Author Affiliations: Nelson Institute of Environmental Medicine, New York University School of Medicine, Tuxedo (Dr Thurston) and Department of Medicine, University of British Columbia, Vancouver (Dr Bates).
For nearly 100 years it has been known that asthma is a condition in
which an acute respiratory response may follow inhalation of some material
to which a person is sensitized. The list of such materials grew slowly over
50 years (it started with horse dandruff), continued with ragweed and grasses,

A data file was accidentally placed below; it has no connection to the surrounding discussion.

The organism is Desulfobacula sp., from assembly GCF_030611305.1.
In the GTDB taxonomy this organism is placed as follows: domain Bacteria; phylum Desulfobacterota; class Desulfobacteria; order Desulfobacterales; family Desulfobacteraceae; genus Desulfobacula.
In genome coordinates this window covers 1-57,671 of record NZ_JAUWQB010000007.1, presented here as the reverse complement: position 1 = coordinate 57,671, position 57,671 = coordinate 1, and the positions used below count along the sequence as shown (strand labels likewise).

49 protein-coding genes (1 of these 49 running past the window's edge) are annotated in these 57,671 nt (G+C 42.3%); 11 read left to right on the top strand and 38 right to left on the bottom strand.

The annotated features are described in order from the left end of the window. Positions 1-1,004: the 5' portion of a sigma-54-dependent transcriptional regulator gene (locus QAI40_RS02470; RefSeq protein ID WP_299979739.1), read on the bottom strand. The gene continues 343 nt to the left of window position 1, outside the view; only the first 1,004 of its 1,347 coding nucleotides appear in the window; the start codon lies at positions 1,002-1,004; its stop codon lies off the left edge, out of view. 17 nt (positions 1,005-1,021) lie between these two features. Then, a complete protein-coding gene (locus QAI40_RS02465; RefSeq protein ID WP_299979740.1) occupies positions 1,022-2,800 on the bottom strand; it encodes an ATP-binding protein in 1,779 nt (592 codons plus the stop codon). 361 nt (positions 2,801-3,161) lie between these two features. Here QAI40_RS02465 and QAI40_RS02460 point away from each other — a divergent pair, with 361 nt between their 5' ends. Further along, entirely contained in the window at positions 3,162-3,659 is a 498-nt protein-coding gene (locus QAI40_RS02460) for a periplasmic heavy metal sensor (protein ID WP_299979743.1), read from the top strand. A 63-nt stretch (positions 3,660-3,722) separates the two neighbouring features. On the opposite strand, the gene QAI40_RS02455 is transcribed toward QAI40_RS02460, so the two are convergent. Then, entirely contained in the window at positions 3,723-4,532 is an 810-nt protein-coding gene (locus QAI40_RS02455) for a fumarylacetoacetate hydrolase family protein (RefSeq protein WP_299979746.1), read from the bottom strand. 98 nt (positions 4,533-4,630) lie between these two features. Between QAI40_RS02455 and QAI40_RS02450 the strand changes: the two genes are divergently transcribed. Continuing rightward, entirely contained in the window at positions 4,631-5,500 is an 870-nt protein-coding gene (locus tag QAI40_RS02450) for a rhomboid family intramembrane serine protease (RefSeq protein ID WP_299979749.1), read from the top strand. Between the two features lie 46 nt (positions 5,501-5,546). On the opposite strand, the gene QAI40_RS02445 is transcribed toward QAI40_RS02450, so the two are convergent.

and on the basis of skin responses, was believed to include a wide variety
of foodstuffs (including nuts).1 Domestic pets,
and later, pests such as cockroaches and house dust mites came to the fore,
and as occupational asthma came to be recognized, the list expanded still
further. However, the focus of such awareness has been on agents that directly
cause allergic reaction, and therefore can be diagnosed via skin tests, rather
than on agents that cause nonspecific generalized inflammation, such as air
Thurston GD, Bates DV. Air Pollution as an Underappreciated Cause of Asthma Symptoms. JAMA. 2003;290(14):1915–1917. doi:10.1001/jama.290.14.1915
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